Abstract: The purpose of this paper is to investigate whether a credit crunch occurred in Germany during the recent financial crisis and to analyze the underlying factors. In order to disentangle credit supply and demand we specify a theory-based dynamic disequilibrium model of the German credit market. To estimate this model we use a new approach based on Bayesian Inference suggested by Bauwens and Lubrano (2007). Besides the analysis of the whole banking sector we will apply the model to five groups of banks (big private banks, “Landesbanken”, savings banks, credit cooperatives, regional institutions of credit cooperatives) that were affected differently by the financial crisis. The results suggest that a credit crunch did not occur in Germany during the recent economic crisis as well as during the following recovery starting in 2010. Furthermore, we find that especially those banks that were more affected by the financial crisis through huge impairments restricted their credit supply more than others. Both supply and demand side factors contributed to the stabilization of credit financing. This suggests that the structure of the German banking sector as well as economic policy measures avoided a credit crunch.
    Keywords: Credit Crunch; Bank Lending; Financial Crisis
    JEL: C32 E51 G21
    Date: 2012–08
  8. By: Arinaminpathy, Nimalan (Princeton University); Kapadia, Sujit (Bank of England); May, Robert (Oxford University)
    Abstract: The global financial crisis has precipitated an increasing appreciation of the need for a systemic perspective towards financial stability. For example: What role do large banks play in systemic risk? How should capital adequacy standards recognize this role? How is stability shaped by concentration and diversification in the financial system? We explore these questions using a deliberately simplified, dynamical model of a banking system which combines three different channels for direct spillovers from one bank to another: liquidity hoarding, asset price contagion, and the propagation of defaults via counterparty credit risk. Importantly, we also introduce a mechanism for capturing how swings in ‘confidence’ in the system may contribute to instability. Our results highlight that the importance of relatively large, well-connected banks in system stability scales more than proportionately with their size: the impact of their collapse arises not only from their connectivity, but also from their effect on confidence in the system. Imposing tougher capital requirements on larger banks than smaller ones can thus enhance the resilience of the system. Moreover, these effects are more pronounced in more concentrated systems, and continue to apply even when allowing for potential diversification benefits which may be realised by larger banks. We discuss some tentative implications for policy, as well as conceptual analogies in ecosystem stability, and in the control of infectious diseases.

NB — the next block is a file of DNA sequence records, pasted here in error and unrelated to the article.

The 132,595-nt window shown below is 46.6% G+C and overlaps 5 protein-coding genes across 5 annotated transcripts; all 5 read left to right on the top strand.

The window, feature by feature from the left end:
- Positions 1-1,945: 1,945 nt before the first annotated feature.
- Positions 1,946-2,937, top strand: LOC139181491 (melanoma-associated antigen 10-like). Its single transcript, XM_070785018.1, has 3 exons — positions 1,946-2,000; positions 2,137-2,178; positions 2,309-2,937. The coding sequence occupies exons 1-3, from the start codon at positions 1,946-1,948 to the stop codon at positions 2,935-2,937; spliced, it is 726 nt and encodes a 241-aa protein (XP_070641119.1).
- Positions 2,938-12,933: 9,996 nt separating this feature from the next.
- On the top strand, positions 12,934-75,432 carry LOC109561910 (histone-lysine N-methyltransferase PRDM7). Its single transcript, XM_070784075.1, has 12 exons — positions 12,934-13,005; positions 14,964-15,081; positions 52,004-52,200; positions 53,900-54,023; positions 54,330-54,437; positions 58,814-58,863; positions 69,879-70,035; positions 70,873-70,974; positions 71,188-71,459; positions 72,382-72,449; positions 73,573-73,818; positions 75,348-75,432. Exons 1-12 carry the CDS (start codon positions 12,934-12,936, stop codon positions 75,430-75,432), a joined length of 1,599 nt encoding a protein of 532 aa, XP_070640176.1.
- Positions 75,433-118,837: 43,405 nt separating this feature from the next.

Keywords: Systemic risk; financial crises; contagion; network models; liquidity risk; confidence
    JEL: D85 G01 G21 G28
    Date: 2012–10–07
  9. By: Joern Kleinert (Karl-Franzens University of Graz); Bettina Brueggemann (University of Frankfurt); Esteban Prieto (University of Tuebingen)
    Abstract: A typical loan offer is a differentiated product with various negotiated characteristics (maturity, amount, timing, collateral, disclosure requirements) which involve costs that go beyond the mere interest rate. Taking into account all costs, a firm chooses the cost minimizing loan offer. Based on this decision criterion, we derive the probability of a firm from country i to choose a loan contract from a bank in country j. We use this probability to derive a gravity equation for cross-border bank loans. Finally, we estimate the gravity equation based on the theoretical model controlling for the unobserved heterogeneity proposed by our theoretical model.
    Keywords: Product differentiation, Gravity Equation, Cross-border bank lending
    JEL: L14 F34 G21
    Date: 2012–09
  10. By: Aikman, David (Bank of England); Nelson, Benjamin (Bank of England); Tanaka, Misa (Bank of England)
    Abstract: This paper examines the role of macroprudential capital requirements in preventing inefficient credit booms in a model with reputational externalities. Unprofitable banks have strong incentives to invest in risky assets and generate inefficient credit booms when macroeconomic fundamentals are good in order to signal high ability. We show that across-the-system countercyclical capital requirements that deter credit booms are constrained optimal when fundamentals are within an intermediate range. We also show that when fundamentals are deteriorating, a public announcement of that fact can itself play a powerful role in preventing inefficient credit booms, providing an additional channel through which macroprudential policies can improve outcomes.